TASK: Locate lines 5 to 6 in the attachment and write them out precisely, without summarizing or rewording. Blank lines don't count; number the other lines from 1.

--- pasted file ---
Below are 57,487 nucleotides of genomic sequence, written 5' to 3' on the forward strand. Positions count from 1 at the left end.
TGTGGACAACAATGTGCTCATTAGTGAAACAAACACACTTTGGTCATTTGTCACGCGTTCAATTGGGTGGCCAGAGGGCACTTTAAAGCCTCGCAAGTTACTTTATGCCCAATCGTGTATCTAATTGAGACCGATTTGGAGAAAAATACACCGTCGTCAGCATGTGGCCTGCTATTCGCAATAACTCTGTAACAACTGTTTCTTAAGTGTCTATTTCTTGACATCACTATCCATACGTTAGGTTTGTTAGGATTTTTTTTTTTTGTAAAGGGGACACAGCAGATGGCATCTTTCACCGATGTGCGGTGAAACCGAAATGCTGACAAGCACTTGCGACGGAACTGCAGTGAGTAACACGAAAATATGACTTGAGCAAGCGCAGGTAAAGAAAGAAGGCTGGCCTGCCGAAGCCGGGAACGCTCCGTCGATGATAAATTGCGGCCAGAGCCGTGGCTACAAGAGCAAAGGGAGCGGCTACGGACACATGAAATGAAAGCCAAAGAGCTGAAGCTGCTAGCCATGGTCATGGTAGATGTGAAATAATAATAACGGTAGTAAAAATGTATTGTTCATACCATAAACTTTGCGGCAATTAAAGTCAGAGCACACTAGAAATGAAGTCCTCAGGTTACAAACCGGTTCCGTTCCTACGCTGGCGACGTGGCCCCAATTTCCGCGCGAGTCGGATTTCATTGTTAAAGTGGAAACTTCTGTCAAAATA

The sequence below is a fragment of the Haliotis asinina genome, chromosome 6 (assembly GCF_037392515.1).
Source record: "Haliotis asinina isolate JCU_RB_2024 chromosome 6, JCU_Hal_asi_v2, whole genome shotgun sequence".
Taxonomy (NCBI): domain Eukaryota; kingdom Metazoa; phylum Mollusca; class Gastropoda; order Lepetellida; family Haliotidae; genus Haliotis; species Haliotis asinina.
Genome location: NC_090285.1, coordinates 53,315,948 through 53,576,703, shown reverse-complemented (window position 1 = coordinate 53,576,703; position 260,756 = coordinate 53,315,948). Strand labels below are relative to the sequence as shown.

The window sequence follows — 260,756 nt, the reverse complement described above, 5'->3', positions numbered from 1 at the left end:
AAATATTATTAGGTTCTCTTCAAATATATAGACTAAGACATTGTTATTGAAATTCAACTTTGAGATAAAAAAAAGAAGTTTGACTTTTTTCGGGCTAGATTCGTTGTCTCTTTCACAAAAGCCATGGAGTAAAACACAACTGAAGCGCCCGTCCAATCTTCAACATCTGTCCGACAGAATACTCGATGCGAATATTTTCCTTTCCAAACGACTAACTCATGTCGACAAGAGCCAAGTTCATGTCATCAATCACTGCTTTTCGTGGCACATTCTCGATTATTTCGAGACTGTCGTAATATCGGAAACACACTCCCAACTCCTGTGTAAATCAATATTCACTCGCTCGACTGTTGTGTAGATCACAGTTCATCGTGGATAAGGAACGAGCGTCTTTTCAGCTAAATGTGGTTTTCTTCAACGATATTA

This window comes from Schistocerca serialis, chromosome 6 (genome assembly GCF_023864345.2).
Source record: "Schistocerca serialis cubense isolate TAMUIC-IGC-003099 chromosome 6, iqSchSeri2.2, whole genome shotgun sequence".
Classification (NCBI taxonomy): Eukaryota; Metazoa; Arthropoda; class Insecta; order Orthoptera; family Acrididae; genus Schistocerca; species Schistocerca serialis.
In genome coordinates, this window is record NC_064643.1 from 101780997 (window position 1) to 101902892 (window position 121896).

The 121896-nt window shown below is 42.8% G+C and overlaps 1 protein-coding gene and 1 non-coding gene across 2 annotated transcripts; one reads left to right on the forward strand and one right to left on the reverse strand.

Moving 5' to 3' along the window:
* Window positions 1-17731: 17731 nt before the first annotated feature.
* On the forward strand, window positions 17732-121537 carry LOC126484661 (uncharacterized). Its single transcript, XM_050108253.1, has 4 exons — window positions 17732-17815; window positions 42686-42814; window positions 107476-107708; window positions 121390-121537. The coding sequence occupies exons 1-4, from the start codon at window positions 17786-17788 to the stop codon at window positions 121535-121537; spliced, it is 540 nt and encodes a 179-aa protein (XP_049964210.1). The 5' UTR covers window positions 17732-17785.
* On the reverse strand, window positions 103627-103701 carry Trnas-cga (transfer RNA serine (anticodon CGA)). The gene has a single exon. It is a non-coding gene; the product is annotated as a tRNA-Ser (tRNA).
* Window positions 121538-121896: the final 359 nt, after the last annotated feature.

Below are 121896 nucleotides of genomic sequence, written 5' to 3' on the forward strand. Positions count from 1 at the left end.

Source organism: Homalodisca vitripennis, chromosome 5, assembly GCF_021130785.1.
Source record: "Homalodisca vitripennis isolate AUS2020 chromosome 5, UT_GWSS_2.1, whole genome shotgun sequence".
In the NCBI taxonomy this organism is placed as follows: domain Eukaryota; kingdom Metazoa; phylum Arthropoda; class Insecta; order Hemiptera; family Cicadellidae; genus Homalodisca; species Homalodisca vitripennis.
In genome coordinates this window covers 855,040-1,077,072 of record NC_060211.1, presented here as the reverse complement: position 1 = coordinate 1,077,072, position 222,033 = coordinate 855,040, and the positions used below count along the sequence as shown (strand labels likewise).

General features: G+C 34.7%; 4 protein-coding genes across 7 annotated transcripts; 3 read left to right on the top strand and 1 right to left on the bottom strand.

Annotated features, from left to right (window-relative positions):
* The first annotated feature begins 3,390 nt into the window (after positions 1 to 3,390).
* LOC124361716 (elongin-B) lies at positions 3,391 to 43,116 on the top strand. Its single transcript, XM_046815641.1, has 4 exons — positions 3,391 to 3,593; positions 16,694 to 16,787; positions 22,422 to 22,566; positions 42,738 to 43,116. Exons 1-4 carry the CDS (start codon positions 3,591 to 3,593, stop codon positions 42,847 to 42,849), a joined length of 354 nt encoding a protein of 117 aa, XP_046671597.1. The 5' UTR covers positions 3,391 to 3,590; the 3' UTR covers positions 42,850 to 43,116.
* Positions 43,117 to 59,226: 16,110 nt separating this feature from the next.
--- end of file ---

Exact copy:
Taxonomy (NCBI): domain Eukaryota; kingdom Metazoa; phylum Mollusca; class Gastropoda; order Lepetellida; family Haliotidae; genus Haliotis; species Haliotis asinina.
Genome location: NC_090285.1, coordinates 53,315,948 through 53,576,703, shown reverse-complemented (window position 1 = coordinate 53,576,703; position 260,756 = coordinate 53,315,948). Strand labels below are relative to the sequence as shown.